There's been a spike in the number of dead humpback whales along the East Coast
By DANA HEDGPETH | The Washington Post | Published: April 28, 2017
Scientists have declared "an unusual mortality event" following a spike in the number of dead humpback whales being found along the East Coast, experts said, and there is uncertainty as to exactly what is causing the problem.
Last year 26 humpback whales were found dead on the shores of the Atlantic Ocean from North Carolina to Maine. And since Jan. 1, 16 more have turned up, including one found floating this past week in shallows of Delaware Bay, the fourth one there this year.
Officials at the National Oceanic and Atmospheric Administration (NOAA) said it is "an anomaly for this geographic area," noting that the area typically sees an average of 14 a year.
Experts at NOAA have been investigating the spike and this week said they are looking at a variety of factors, including the whales' wounds, water temperatures and the whales' diets.
In Virginia, eight humpback whales have been found dead since Jan. 1, 2016, including five so far this year. Two have been found in Maryland waters over the past 16 months and another 11 in North Carolina, according to NOAA Fisheries division.
Mendy Garron, who is the stranding coordinator at the NOAA Fisheries Greater Atlantic Region, said 20 of the dead humpback whales had been examined and 10 of them had been struck by ships - higher than the annual average of 1.4.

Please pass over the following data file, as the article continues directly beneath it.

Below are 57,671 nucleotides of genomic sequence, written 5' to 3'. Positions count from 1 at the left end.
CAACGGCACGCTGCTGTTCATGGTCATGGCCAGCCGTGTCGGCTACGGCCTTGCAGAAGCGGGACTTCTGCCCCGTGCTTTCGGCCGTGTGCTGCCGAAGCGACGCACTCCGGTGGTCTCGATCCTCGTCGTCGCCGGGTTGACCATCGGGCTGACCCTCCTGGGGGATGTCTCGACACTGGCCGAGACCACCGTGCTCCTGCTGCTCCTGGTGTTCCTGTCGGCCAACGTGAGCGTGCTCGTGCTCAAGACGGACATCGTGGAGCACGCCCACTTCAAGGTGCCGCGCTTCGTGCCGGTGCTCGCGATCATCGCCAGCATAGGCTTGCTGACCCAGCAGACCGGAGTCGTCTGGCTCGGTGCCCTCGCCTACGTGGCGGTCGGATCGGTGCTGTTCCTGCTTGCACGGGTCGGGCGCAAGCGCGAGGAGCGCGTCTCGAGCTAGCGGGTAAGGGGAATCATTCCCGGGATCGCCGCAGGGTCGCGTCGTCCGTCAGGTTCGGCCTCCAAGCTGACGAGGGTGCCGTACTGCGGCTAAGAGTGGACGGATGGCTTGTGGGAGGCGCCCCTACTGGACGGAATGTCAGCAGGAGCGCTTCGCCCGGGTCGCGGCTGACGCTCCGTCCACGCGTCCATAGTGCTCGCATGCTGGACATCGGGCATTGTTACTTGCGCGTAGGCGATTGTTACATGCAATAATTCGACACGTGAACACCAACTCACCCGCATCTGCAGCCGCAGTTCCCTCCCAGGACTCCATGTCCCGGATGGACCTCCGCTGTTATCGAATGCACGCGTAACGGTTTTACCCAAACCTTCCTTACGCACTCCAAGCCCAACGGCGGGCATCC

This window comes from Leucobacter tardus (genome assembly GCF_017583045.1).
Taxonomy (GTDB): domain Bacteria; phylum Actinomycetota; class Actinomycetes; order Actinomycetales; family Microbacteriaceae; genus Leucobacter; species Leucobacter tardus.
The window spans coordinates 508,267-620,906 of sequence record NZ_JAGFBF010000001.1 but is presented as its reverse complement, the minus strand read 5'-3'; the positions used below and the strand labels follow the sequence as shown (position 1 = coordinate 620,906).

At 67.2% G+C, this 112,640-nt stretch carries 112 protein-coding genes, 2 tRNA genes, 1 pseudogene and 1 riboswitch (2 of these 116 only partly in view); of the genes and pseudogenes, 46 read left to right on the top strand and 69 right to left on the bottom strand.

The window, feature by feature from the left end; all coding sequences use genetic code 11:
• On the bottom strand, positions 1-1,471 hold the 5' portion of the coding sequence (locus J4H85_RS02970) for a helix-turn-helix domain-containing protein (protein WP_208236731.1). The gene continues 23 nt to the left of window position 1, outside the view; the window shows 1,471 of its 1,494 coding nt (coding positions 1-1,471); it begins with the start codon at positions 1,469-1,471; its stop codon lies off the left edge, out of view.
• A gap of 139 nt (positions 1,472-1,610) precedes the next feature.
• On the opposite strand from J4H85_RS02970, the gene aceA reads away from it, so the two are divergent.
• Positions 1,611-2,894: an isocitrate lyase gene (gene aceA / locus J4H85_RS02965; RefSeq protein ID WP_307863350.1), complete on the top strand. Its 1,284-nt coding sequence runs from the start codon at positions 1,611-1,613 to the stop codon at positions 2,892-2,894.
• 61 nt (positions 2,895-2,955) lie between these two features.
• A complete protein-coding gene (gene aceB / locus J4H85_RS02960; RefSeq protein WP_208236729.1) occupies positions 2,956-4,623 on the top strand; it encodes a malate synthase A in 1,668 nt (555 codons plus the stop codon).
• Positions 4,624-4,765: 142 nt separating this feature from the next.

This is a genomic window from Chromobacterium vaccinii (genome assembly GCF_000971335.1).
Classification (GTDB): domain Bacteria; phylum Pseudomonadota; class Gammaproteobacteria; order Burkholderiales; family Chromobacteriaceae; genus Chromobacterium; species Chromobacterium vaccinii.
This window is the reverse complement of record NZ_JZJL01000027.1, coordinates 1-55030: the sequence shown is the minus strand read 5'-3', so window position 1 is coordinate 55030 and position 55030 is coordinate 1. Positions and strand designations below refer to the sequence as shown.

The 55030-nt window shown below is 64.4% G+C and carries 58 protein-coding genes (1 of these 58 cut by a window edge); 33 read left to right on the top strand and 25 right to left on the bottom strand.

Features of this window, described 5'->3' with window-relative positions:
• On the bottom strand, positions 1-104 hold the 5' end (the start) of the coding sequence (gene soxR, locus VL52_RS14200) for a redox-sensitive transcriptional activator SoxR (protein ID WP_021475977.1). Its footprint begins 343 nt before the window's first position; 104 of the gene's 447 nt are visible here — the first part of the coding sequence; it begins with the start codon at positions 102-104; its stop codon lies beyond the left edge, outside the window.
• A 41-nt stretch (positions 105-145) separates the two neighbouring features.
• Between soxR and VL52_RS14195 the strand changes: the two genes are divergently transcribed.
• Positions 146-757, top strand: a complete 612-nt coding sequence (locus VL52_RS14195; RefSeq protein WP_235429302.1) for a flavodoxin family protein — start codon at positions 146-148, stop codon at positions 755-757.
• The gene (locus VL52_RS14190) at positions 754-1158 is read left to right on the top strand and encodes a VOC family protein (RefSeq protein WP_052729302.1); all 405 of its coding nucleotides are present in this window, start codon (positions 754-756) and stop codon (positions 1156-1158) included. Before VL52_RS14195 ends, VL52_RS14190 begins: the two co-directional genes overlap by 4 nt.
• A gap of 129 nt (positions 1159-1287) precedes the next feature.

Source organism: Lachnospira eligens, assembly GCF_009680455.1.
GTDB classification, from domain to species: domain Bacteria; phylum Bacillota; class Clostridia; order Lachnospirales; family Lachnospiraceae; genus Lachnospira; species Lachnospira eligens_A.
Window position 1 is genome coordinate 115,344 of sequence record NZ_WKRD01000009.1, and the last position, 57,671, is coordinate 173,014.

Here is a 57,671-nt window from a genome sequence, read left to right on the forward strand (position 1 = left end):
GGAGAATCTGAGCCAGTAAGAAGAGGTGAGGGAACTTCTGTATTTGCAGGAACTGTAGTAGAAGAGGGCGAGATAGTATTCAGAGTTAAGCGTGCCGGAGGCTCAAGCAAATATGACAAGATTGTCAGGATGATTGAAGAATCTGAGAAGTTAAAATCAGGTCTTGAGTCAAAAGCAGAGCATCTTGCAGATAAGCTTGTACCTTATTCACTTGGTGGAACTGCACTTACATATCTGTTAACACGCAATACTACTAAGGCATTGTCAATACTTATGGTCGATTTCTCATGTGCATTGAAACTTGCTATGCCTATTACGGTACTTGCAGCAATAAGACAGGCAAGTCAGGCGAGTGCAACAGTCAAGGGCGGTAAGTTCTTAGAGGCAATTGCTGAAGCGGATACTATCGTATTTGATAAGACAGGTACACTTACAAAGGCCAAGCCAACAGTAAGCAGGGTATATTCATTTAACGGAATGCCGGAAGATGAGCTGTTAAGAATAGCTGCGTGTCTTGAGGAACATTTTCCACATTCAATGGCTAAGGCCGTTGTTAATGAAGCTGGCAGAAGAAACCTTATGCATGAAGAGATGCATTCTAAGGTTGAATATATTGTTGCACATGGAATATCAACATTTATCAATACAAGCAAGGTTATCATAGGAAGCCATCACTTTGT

Those humpbacks had evidence of "blunt force trauma or large propeller cuts," according to Deborah Fauquier, a veterinary medical officer at NOAA Fisheries Office of Protected Resources. She said the ship interaction was believed to be the cause of death.
None of the 20 humpbacks showed signs of an infectious disease, according to Garron.
Officials said it was not exactly clear why more humpbacks were coming into contact with ships. They also were unsure if there were climate-related changes or other human-related causes that could be affecting the whales.
"There's probably no spike in vessel traffic in these areas, but the difficulty is these animals move around," said Gregory Silber, marine resources manager in the department's Office of Protected Resources. He said humpbacks go "where the prey is" so they could be going to areas that bring them closer to ships.
Humpbacks are baleen whales, feeding on tiny crustaceans, like krill, along with plankton and small fish, trapping them in the filters in their mouths.
Officials said any sized ship can hurt a whale. A smaller ship can hurt a whale with its propellers. And a larger ship can cause hemorrhaging or broken bones. Often large ships don't realize they've struck one because they are so big and therefore don't report it.
Since 2000, there have been three previous "unusual mortality events" involving humpbacks along the Atlantic Coast. No definitive causes were found.
Experts said there are an estimated 10,400 humpbacks along the Atlantic Coast. They were once on the endangered species list but have since been removed. They are still considered protected animals.